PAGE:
[Editor's note: This past weekend saw nearly 300,000 people take part in the 'gilets jaunes' (yellow vests) fuel price protests, with over 2,000 sites blockaded across France. The resulting disorder saw one death and 227 injuries on Saturday, according to the French Interior Ministry, with Le Figaro reporting further protests planned for November 24 and potentially beyond. We asked Saxo Bank's Paris-based Head of Macro Strategy Christopher Dembik what is behind the uprising, and what the implications are for the French economy.]
Named for the yellow vests French motorisis are required to carry in the event of breakdown, the "gilets jaunes
" protests are a spontaneous and disorganised movement that does not have very clear demands, but that is very well supported in rural areas. It all started when gasoline prices increased on the back of higher oil prices and green taxation.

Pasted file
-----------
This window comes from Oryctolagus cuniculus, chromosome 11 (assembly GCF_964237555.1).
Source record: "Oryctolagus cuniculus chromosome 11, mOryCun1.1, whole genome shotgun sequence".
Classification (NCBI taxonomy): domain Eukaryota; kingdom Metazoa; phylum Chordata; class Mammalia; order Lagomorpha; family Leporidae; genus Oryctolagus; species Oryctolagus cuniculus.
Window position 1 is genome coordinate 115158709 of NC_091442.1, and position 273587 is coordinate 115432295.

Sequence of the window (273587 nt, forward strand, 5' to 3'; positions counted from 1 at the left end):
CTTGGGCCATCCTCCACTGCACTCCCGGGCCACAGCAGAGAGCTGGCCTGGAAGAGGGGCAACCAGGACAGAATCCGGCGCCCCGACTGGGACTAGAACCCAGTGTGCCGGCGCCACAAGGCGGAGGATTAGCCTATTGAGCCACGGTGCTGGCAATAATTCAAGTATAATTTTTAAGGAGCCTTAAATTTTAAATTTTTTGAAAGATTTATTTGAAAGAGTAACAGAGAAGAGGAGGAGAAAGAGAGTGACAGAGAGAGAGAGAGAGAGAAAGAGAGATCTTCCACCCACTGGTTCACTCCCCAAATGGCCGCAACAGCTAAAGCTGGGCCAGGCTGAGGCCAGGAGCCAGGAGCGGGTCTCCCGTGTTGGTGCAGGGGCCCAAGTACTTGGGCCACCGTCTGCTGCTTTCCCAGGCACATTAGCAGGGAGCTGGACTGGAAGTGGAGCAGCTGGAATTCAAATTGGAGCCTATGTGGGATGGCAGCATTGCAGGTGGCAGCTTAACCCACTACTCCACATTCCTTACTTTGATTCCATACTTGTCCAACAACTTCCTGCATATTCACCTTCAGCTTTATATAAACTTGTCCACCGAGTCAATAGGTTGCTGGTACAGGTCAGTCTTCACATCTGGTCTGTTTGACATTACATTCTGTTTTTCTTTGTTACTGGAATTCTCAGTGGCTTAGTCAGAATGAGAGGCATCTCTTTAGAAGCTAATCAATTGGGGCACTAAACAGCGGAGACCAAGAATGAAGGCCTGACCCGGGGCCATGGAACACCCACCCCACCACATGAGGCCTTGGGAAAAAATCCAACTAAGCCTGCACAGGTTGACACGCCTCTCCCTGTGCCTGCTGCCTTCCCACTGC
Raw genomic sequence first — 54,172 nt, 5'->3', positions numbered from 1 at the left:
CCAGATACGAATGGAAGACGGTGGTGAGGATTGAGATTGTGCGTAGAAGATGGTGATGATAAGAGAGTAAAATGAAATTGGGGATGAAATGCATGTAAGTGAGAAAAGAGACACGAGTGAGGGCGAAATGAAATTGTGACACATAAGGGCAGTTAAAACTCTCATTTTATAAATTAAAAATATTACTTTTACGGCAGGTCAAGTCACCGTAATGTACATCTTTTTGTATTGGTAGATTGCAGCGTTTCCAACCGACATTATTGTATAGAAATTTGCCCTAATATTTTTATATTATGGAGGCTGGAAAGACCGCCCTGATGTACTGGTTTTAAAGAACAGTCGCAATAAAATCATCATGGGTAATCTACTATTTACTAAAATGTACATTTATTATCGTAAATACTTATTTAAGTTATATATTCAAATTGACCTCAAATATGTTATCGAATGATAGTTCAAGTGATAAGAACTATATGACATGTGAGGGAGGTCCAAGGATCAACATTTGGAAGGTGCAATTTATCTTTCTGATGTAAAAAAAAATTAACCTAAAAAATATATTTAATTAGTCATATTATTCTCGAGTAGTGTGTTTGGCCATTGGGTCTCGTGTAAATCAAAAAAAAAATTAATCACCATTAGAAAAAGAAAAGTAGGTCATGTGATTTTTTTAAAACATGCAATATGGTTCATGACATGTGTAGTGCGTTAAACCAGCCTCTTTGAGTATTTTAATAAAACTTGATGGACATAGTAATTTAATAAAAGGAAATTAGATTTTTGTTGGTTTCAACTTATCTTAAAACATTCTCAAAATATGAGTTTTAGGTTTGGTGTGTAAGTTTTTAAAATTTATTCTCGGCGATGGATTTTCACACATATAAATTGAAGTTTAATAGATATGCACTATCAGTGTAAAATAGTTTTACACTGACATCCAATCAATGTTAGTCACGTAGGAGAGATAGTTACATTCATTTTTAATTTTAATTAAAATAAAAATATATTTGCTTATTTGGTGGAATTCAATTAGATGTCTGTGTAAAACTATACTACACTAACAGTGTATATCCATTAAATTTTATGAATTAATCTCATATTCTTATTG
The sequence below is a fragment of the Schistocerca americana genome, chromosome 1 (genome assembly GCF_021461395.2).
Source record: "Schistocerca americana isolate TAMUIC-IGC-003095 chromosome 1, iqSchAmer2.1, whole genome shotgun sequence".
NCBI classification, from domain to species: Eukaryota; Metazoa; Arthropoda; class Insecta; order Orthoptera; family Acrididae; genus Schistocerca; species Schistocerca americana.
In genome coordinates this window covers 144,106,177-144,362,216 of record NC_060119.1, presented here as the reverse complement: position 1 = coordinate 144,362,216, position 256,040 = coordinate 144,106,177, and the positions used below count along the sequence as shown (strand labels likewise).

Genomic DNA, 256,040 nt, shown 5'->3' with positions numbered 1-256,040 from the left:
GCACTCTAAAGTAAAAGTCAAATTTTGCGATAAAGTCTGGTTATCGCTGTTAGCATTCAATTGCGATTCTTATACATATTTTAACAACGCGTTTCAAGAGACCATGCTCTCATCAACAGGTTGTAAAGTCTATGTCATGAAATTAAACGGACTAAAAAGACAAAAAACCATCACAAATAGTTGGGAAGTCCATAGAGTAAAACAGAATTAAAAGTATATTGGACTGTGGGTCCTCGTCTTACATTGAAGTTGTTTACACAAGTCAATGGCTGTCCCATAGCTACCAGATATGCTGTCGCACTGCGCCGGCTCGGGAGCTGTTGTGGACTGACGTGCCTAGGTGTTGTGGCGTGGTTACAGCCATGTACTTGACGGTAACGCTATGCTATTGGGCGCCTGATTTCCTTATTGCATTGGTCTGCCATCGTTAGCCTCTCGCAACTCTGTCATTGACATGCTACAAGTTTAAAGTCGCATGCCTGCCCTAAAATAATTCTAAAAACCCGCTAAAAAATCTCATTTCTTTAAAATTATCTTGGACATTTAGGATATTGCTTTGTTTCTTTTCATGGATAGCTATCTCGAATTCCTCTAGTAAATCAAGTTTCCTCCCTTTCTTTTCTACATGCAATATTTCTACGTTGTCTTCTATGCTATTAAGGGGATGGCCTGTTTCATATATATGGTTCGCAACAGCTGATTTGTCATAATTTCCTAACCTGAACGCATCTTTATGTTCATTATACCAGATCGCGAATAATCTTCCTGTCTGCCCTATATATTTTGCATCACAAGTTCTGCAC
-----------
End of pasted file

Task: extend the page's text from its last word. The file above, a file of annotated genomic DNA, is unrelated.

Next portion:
In France, taxes represents roughly 60% of the price of gasoline. When consumers buy one litre of gasoline, 60 cents represents the price of oil, with 10 to 20 cents for transport from the refinery to the gas station, around €1 for the domestic consumption tax on energy products, and finally a 20% value-added tax.
The protesters are vocally against the Macron government's green taxes – worth about €55 billion over the course of his presidency – as they directly restrict their purchasing power. In fact, France's consumer stress index now sits at elevated levels for the first time since September 2014, and this mainly comes down to tax hikes imposed last January (a rise in the contribution sociale généralisée
, or social security tax, as well as hikes on tobacco and fuel taxes).
These hikes had a very negative impact on consumption in Q1'18 and if the government does not postpone the green tax hike expected in Q1'19, the same impact could be felt against a more unfavourable backdrop due to slower growth and a higher oil price.